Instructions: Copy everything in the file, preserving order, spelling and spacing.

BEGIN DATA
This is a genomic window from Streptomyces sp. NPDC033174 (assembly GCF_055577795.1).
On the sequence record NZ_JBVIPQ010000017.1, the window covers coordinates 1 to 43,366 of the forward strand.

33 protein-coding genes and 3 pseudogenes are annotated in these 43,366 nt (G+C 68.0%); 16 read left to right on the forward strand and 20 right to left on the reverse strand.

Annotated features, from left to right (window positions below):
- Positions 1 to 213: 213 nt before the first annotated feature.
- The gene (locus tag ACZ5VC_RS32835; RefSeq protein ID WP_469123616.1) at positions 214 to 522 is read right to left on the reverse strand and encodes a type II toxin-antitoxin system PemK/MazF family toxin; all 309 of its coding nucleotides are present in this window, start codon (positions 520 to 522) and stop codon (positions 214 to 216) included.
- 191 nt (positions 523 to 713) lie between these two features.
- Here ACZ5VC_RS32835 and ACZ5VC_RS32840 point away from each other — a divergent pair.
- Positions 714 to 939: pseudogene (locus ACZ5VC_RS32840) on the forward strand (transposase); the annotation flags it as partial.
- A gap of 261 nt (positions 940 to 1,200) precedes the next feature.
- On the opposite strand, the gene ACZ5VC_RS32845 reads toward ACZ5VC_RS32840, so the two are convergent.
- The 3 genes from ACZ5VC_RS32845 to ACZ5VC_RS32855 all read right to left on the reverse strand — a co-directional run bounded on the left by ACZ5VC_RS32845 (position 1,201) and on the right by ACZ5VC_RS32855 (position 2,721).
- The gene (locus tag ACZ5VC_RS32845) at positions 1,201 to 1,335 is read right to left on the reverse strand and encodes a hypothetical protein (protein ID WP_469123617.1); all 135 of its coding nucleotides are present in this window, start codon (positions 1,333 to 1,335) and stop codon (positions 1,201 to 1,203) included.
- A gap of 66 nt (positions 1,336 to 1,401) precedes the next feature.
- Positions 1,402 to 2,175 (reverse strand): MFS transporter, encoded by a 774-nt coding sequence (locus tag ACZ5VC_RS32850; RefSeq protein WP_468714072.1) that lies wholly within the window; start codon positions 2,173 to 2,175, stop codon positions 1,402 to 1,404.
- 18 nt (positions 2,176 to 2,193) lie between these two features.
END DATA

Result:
This is a genomic window from Streptomyces sp. NPDC033174 (assembly GCF_055577795.1).
On the sequence record NZ_JBVIPQ010000017.1, the window covers coordinates 1 to 43,366 of the forward strand.

33 protein-coding genes and 3 pseudogenes are annotated in these 43,366 nt (G+C 68.0%); 16 read left to right on the forward strand and 20 right to left on the reverse strand.

Annotated features, from left to right (window positions below):
- Positions 1 to 213: 213 nt before the first annotated feature.
- The gene (locus tag ACZ5VC_RS32835; RefSeq protein ID WP_469123616.1) at positions 214 to 522 is read right to left on the reverse strand and encodes a type II toxin-antitoxin system PemK/MazF family toxin; all 309 of its coding nucleotides are present in this window, start codon (positions 520 to 522) and stop codon (positions 214 to 216) included.
- 191 nt (positions 523 to 713) lie between these two features.
- Here ACZ5VC_RS32835 and ACZ5VC_RS32840 point away from each other — a divergent pair.
- Positions 714 to 939: pseudogene (locus ACZ5VC_RS32840) on the forward strand (transposase); the annotation flags it as partial.
- A gap of 261 nt (positions 940 to 1,200) precedes the next feature.
- On the opposite strand, the gene ACZ5VC_RS32845 reads toward ACZ5VC_RS32840, so the two are convergent.
- The 3 genes from ACZ5VC_RS32845 to ACZ5VC_RS32855 all read right to left on the reverse strand — a co-directional run bounded on the left by ACZ5VC_RS32845 (position 1,201) and on the right by ACZ5VC_RS32855 (position 2,721).
- The gene (locus tag ACZ5VC_RS32845) at positions 1,201 to 1,335 is read right to left on the reverse strand and encodes a hypothetical protein (protein ID WP_469123617.1); all 135 of its coding nucleotides are present in this window, start codon (positions 1,333 to 1,335) and stop codon (positions 1,201 to 1,203) included.
- A gap of 66 nt (positions 1,336 to 1,401) precedes the next feature.
- Positions 1,402 to 2,175 (reverse strand): MFS transporter, encoded by a 774-nt coding sequence (locus tag ACZ5VC_RS32850; RefSeq protein WP_468714072.1) that lies wholly within the window; start codon positions 2,173 to 2,175, stop codon positions 1,402 to 1,404.
- 18 nt (positions 2,176 to 2,193) lie between these two features.